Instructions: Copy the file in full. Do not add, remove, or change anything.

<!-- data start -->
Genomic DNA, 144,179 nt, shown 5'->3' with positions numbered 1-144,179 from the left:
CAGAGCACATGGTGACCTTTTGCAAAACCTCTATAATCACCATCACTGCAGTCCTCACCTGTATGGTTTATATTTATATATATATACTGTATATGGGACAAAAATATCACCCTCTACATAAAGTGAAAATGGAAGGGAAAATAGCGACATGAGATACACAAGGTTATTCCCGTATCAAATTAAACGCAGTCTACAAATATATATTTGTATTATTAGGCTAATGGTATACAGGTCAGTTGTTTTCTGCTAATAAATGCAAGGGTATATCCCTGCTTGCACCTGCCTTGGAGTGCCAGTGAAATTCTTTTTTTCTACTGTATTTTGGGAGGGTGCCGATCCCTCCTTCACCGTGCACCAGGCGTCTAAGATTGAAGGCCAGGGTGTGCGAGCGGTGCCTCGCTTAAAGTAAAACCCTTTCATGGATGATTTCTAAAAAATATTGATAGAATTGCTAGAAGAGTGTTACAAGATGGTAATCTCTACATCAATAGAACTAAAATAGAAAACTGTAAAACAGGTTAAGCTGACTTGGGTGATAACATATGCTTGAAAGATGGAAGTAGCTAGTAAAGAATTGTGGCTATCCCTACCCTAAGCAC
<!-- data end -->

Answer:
Genomic DNA, 144,179 nt, shown 5'->3' with positions numbered 1-144,179 from the left:
CAGAGCACATGGTGACCTTTTGCAAAACCTCTATAATCACCATCACTGCAGTCCTCACCTGTATGGTTTATATTTATATATATATACTGTATATGGGACAAAAATATCACCCTCTACATAAAGTGAAAATGGAAGGGAAAATAGCGACATGAGATACACAAGGTTATTCCCGTATCAAATTAAACGCAGTCTACAAATATATATTTGTATTATTAGGCTAATGGTATACAGGTCAGTTGTTTTCTGCTAATAAATGCAAGGGTATATCCCTGCTTGCACCTGCCTTGGAGTGCCAGTGAAATTCTTTTTTTCTACTGTATTTTGGGAGGGTGCCGATCCCTCCTTCACCGTGCACCAGGCGTCTAAGATTGAAGGCCAGGGTGTGCGAGCGGTGCCTCGCTTAAAGTAAAACCCTTTCATGGATGATTTCTAAAAAATATTGATAGAATTGCTAGAAGAGTGTTACAAGATGGTAATCTCTACATCAATAGAACTAAAATAGAAAACTGTAAAACAGGTTAAGCTGACTTGGGTGATAACATATGCTTGAAAGATGGAAGTAGCTAGTAAAGAATTGTGGCTATCCCTACCCTAAGCAC